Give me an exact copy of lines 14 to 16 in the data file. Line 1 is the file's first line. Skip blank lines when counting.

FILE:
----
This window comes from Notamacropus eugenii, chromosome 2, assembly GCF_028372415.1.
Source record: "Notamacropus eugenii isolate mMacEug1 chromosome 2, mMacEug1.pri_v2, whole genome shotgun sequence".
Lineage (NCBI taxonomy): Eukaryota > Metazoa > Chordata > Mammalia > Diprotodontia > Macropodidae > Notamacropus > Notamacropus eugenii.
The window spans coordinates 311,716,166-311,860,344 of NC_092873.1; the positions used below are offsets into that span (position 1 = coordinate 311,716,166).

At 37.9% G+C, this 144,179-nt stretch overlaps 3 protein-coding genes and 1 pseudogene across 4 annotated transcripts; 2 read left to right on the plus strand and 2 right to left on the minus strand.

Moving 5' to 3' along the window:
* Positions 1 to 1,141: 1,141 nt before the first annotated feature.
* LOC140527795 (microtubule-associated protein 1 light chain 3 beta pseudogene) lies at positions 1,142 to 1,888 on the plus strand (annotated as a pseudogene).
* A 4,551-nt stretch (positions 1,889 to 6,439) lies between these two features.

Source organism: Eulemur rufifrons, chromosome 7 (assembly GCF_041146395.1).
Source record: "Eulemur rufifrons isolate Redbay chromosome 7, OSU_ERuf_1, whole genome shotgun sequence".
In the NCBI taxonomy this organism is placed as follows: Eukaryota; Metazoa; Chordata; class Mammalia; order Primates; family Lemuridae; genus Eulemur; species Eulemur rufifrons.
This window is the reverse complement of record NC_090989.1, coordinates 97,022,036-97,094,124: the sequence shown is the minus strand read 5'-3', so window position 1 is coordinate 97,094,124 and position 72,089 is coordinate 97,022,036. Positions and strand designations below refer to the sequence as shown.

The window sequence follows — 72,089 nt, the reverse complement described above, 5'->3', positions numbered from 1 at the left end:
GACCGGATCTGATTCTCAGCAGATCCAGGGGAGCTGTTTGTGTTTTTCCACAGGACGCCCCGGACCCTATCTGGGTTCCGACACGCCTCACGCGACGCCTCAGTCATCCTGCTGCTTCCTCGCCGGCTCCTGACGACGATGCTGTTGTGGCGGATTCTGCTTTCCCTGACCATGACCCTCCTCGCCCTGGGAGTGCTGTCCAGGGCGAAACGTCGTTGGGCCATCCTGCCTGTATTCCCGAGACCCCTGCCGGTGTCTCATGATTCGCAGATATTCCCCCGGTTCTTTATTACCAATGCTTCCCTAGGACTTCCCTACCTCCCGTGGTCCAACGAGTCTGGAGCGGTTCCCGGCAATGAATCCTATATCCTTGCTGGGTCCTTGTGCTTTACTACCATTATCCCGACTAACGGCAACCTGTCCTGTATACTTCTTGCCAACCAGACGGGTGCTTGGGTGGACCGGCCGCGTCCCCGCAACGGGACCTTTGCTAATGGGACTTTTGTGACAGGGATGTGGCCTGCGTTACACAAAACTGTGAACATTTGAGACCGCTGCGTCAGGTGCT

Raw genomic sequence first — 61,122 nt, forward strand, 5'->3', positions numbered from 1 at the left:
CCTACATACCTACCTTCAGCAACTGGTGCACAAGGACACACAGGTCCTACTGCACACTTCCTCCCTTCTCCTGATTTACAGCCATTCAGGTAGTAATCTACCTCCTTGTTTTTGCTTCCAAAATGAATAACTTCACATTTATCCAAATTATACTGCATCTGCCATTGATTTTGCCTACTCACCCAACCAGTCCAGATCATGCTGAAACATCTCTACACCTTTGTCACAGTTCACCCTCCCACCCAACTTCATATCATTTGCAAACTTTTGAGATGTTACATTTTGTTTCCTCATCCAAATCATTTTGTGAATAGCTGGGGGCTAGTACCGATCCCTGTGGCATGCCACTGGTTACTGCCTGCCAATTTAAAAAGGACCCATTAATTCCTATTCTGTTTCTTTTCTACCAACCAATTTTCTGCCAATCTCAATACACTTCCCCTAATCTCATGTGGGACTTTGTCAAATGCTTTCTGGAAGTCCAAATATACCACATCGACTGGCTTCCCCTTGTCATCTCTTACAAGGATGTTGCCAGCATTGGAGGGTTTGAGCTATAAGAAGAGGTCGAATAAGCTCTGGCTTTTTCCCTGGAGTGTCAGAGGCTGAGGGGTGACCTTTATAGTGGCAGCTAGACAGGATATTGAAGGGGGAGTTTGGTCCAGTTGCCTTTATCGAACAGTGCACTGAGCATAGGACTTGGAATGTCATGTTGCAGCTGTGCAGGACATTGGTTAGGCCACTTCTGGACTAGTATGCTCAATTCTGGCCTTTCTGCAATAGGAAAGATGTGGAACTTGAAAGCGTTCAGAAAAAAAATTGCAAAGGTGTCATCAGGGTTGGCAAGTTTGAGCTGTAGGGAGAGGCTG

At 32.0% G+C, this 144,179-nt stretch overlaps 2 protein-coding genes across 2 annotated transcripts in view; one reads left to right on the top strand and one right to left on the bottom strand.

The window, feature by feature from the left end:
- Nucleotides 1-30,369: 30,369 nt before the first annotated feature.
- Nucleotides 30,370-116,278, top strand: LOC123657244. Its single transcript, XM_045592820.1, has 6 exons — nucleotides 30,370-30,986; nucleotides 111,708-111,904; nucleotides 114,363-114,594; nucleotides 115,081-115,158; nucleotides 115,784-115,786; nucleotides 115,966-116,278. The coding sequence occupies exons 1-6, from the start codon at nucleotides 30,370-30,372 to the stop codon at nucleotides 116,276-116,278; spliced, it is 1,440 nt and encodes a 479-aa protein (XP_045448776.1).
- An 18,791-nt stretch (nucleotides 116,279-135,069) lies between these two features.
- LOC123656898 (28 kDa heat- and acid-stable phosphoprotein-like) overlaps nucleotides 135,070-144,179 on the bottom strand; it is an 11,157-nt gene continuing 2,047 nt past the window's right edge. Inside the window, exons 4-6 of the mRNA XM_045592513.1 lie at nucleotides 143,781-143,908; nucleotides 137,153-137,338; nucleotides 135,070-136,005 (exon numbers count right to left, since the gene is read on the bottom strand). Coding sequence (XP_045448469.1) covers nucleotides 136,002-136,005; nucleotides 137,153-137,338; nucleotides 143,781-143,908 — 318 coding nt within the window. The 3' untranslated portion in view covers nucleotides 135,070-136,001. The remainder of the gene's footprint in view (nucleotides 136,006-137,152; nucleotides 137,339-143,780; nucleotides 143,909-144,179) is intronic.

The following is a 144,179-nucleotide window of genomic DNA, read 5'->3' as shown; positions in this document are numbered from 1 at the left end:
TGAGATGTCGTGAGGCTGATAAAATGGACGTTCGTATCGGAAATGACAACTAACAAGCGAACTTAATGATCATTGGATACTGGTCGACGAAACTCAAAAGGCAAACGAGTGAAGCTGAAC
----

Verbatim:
The window sequence follows — 72,089 nt, the reverse complement described above, 5'->3', positions numbered from 1 at the left end:
GACCGGATCTGATTCTCAGCAGATCCAGGGGAGCTGTTTGTGTTTTTCCACAGGACGCCCCGGACCCTATCTGGGTTCCGACACGCCTCACGCGACGCCTCAGTCATCCTGCTGCTTCCTCGCCGGCTCCTGACGACGATGCTGTTGTGGCGGATTCTGCTTTCCCTGACCATGACCCTCCTCGCCCTGGGAGTGCTGTCCAGGGCGAAACGTCGTTGGGCCATCCTGCCTGTATTCCCGAGACCCCTGCCGGTGTCTCATGATTCGCAGATATTCCCCCGGTTCTTTATTACCAATGCTTCCCTAGGACTTCCCTACCTCCCGTGGTCCAACGAGTCTGGAGCGGTTCCCGGCAATGAATCCTATATCCTTGCTGGGTCCTTGTGCTTTACTACCATTATCCCGACTAACGGCAACCTGTCCTGTATACTTCTTGCCAACCAGACGGGTGCTTGGGTGGACCGGCCGCGTCCCCGCAACGGGACCTTTGCTAATGGGACTTTTGTGACAGGGATGTGGCCTGCGTTACACAAAACTGTGAACATTTGAGACCGCTGCGTCAGGTGCT

Raw genomic sequence first — 61,122 nt, forward strand, 5'->3', positions numbered from 1 at the left: